A Moira pensioner who has suffered with Parkinson’s for five years says the main issue of the illness for him is the fact it’s not visible.
Seventy-year-old David Blake was diagnosed with Parkinson’s aged 65 and he is just one of the 91% of people with Parkinson’s in Northern Ireland who feel harassed and discriminated against.
New figures released today (11 April) by the charity Parkinson’s UK Northern Ireland reveal for the first time the shocking lack of public awareness around Parkinson’s and its symptoms despite it being the second most prevalent neurodegenerative condition after Alzheimer’s.
In a survey, launched to mark World Parkinson’s Day (11 April), 91% of people living with Parkinson’s in Northern Ireland said they’d had negative experiences as a result of people not understanding their symptoms including being laughed at, accusations people assuming they are drunk or unfriendly due to movement problems caused by their Parkinson’s, and even being disbelieved when they’ve revealed their diagnosis.
Mr Blake said: “I have a very supportive family, but the main issue for me is the condition is not visible. You can find yourself hurried in shops or, particularly relevantly to me, when going through airport security.
“There are three aspects to Parkinson’s but not everyone has all three – I do not have the shaking but I do have slowness and stiffness. Conversation can be difficult because people move on before you’ve got your words out.”
The findings from Parkinson’s UK Northern Ireland also highlight the huge toll that public reactions can have on those living with the condition everyday – with 57% cancelling or avoiding social situations due to the negative impact of public perceptions.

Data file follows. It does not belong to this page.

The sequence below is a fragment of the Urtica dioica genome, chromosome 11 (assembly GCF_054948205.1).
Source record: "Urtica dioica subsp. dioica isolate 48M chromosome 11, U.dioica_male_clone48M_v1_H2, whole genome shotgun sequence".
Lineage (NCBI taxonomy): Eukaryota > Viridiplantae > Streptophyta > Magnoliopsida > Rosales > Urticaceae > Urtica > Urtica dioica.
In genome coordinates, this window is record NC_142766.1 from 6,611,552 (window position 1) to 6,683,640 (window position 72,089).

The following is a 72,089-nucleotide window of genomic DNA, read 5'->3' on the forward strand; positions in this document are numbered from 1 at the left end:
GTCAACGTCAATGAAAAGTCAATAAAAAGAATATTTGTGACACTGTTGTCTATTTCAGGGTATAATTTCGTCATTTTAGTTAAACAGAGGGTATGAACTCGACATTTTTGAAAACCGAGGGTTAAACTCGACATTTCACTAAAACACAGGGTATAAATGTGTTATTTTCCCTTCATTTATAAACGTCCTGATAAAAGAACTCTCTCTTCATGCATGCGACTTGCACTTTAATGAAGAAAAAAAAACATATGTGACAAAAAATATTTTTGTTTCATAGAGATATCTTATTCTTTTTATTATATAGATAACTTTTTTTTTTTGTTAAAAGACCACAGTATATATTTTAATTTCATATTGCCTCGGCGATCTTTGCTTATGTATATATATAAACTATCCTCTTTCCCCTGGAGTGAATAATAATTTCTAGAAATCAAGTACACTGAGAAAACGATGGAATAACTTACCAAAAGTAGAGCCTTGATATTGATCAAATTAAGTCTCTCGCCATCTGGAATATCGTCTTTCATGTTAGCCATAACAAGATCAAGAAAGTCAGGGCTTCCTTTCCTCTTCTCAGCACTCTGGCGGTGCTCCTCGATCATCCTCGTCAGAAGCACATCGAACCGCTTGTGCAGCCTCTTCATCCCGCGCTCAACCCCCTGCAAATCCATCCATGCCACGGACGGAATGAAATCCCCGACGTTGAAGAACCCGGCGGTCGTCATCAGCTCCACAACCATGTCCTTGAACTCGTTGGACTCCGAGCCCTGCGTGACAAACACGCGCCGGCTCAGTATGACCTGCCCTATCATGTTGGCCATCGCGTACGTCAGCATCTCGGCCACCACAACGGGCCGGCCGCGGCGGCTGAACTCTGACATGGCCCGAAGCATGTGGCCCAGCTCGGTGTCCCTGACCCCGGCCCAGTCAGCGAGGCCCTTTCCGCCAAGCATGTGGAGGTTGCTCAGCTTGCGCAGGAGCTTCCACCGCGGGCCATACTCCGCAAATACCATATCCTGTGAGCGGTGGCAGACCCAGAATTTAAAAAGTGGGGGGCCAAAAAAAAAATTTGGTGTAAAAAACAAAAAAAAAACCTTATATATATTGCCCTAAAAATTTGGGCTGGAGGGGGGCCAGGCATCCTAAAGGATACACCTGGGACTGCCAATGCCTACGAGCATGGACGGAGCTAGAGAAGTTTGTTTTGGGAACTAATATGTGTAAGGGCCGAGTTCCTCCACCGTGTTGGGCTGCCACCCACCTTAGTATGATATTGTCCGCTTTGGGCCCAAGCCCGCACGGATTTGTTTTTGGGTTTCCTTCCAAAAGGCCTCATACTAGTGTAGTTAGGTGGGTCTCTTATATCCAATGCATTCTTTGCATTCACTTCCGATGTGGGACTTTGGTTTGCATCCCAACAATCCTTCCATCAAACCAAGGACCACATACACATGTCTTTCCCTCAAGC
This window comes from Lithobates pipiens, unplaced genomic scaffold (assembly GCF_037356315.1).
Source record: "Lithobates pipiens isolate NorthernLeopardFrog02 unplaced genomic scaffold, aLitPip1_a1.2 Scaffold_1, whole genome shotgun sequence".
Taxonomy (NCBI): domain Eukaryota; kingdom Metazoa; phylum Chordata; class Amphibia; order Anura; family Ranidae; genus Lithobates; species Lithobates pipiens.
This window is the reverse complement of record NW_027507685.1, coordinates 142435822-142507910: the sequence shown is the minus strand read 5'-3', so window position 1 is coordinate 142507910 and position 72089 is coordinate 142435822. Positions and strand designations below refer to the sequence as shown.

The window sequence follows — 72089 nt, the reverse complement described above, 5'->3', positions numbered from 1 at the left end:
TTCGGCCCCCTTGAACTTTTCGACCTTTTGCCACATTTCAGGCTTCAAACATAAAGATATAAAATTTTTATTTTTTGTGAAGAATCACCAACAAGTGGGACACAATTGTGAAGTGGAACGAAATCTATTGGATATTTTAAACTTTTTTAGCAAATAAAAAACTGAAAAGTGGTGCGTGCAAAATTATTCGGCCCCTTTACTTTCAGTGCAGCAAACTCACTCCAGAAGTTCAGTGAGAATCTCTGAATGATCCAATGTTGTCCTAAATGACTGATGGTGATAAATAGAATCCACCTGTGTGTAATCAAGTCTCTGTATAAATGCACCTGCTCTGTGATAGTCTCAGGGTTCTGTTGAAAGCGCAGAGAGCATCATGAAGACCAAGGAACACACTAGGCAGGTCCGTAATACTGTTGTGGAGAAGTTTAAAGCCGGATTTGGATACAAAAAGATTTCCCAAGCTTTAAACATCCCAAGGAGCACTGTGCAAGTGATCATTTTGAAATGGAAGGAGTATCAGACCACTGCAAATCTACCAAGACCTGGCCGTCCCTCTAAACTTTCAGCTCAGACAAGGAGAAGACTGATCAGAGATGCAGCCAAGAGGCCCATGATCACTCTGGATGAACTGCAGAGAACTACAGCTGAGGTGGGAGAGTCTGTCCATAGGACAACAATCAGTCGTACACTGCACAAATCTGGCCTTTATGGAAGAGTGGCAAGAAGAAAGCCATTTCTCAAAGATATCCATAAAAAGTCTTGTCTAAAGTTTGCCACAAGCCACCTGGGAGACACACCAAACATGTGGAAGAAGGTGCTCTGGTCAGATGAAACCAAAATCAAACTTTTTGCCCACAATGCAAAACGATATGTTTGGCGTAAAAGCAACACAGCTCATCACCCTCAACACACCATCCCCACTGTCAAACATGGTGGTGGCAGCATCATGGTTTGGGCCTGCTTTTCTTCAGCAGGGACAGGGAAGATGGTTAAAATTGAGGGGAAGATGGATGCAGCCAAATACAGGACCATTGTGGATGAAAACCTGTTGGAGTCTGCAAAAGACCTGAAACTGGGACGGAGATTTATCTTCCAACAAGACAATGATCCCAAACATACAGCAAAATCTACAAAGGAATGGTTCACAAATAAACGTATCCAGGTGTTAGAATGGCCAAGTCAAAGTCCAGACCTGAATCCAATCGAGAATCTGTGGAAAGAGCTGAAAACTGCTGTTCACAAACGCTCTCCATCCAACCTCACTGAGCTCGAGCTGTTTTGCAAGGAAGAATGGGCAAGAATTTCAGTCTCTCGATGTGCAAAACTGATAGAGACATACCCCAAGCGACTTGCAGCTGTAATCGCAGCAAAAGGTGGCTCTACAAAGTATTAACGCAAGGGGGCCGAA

Today on World Parkinson’s Day the charity is launching Parkinson’s Is, a campaign to show the reality of life with Parkinson’s.
Nicola Moore, Parkinson’s UK Northern Ireland Director said: “People don’t fully understand what Parkinson’s is or how it affects people. The public doesn’t think that Parkinson’s is a serious condition. And people with Parkinson’s have told us that they don’t feel understood. The Parkinson’s Is campaign aims to change that.
“We need everyone to recognise Parkinson’s as the serious health condition it is, and the major impact it has on everyday life so that people with Parkinson’s do not continue to experience such appalling misunderstanding of their symptoms.
“We also want to show how, despite their symptoms, people with Parkinson’s don’t let the condition hold them back from achieving the most incredible things.”
Everyone in Northern Ireland has a role to play in developing understanding and positive public attitudes towards people affected by Parkinson’s and I urge everyone to visit our website to engage with our campaign Parkinson’s Is.
Parkinson’s UK has today launched its Parkinson’s Is campaign, which highlights how the condition is far more than just a tremor, and the often-brutal reality of living with it. Find out more at: www.parkinsons.org.uk/parkinsons-is
Key figures for Northern Ireland showed:
Over half (56%) have said that people don’t believe they have Parkinson’s
Over a fifth (22%) said their less expressive facial expressions – an effect of the condition – had been misinterpreted as being unfriendly
Almost a fifth (17%) said that their imbalance or slurred speech had been misinterpreted as drunkenness
Over a quarter (26%) had been told they were ‘too young’ to have Parkinson’s
Half (51%) had been told that they ‘don’t look ill’
Over a quarter (27%) have felt or been judged for using a disabled parking space or toilet